Rushdie went out of his way to put me at ease.
I asked him, I don’t know why, in an intimate rather than reverential way, if he was surprised by the phenomenal success of Midnight’s Children.
He spoke disarmingly of the fame that had been thrust upon him.
He showed me the desk where he had written the Booker Prize winner and replied: “If you had written a book like that, just sitting here, not really talking to anybody, without any orthodox plot, with multiple voices inside it, the voices of India, could you have possible imagined it would be a success?”
“No,” I replied.
And then the author pointed out a framed black and white photograph of a house featured in Midnight’s Children, the rambling Indian house where he had grown up.
And the question everybody was asking: could he do it again? Could literary lightning really strike twice.
There were people all around me who were reminding me how difficult I must be finding it. But what I felt was that it was easier, because for the first time in my life, I was able to write with the expectation of an audience.
To me, literature is the business of taking interesting risks, and the more confidence you have, the easier it is to take risks.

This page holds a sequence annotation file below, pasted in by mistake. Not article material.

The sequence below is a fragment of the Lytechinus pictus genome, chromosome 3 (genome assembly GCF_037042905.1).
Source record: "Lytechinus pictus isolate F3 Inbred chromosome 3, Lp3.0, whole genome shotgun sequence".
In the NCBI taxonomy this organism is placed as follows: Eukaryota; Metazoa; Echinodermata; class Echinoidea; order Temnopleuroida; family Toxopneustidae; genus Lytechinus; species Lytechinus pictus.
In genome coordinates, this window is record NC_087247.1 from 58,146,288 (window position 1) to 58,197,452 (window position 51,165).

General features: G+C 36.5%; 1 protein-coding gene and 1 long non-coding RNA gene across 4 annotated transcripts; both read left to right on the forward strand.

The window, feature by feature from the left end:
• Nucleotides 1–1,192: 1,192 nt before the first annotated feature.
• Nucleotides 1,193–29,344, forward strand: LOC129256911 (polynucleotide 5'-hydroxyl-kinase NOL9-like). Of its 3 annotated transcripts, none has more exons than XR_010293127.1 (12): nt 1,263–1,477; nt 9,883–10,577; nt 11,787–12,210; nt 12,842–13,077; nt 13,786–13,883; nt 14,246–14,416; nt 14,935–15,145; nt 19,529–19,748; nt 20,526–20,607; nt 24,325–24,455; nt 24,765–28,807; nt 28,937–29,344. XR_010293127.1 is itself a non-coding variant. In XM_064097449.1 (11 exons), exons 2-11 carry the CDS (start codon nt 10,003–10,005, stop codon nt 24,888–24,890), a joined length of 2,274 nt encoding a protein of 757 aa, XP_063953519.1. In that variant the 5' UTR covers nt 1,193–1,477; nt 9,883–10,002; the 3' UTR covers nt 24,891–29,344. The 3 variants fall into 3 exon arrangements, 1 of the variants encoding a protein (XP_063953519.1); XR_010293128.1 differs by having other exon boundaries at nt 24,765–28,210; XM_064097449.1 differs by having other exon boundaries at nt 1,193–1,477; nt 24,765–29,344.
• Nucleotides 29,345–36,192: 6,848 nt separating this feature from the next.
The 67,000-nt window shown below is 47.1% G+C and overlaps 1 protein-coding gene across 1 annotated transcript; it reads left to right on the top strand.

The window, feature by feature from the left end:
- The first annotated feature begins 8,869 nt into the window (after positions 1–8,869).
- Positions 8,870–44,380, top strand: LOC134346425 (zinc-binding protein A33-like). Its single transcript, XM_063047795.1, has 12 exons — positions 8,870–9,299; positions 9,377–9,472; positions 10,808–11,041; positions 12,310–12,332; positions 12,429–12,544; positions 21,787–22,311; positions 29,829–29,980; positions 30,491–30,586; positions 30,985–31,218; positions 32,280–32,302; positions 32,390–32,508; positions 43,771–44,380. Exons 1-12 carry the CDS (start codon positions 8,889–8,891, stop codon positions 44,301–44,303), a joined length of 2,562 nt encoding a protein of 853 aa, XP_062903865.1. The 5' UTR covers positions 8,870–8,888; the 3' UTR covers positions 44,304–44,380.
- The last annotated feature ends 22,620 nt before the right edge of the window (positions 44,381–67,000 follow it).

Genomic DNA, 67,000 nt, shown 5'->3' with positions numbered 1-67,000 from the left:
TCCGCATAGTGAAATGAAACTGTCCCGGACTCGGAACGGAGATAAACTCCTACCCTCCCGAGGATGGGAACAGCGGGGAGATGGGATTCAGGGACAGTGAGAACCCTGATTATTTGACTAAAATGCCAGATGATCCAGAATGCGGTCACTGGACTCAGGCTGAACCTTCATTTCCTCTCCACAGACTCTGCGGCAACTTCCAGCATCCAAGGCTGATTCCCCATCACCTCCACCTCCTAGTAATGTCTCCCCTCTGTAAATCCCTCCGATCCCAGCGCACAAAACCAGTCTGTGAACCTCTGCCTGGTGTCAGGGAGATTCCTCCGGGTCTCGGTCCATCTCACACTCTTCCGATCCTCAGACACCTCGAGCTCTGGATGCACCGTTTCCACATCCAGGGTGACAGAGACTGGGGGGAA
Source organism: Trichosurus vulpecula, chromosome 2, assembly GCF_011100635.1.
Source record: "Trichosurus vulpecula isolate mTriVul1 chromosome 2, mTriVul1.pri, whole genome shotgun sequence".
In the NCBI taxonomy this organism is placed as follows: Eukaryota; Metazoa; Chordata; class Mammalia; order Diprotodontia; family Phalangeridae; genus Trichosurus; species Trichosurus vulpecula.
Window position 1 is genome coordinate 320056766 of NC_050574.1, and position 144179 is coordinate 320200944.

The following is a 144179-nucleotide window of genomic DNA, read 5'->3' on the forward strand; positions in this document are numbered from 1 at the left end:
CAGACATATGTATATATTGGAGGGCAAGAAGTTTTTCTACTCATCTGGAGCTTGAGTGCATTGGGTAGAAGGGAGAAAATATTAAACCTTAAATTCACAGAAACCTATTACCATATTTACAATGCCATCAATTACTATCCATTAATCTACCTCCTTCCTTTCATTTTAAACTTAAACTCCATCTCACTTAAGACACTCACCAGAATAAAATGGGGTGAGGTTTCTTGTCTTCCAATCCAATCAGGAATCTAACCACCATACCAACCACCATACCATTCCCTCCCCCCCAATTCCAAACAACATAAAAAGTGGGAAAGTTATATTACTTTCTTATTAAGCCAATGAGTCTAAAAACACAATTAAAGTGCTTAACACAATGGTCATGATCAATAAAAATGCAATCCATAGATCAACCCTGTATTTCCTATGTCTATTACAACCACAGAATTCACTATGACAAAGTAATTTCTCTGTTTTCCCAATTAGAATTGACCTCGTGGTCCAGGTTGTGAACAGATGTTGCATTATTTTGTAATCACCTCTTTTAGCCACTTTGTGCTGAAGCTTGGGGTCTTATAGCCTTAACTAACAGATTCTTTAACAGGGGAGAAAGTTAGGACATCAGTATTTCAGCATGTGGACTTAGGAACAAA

So Much Was To Follow
The interview went well.
Afterwards, Rushdie saw me graciously to the door.
I walked back down the road into my own contrasting life.
After that intimate hour with one of the world’s most celebrated writers, I always followed Rushdie’s career with interest; the wall of secrecy and security that surrounded him after the death threats stemming from Satanic Verses, the changed wives, the run of books.
The Moor’s Last Sigh, Shalimar the Clown, most recently The Golden House.
Nobody ever dared edit Salman Rushdie after the stratospheric success of Midnight’s Children. Not that I’ve read them all, but I must admit there were moments in his subsequent voluminous, expansive, unrestrained books when I found myself skimming across paragraphs and sections, with that sneaking, could I be so arrogant thought: “If I had been the editor…”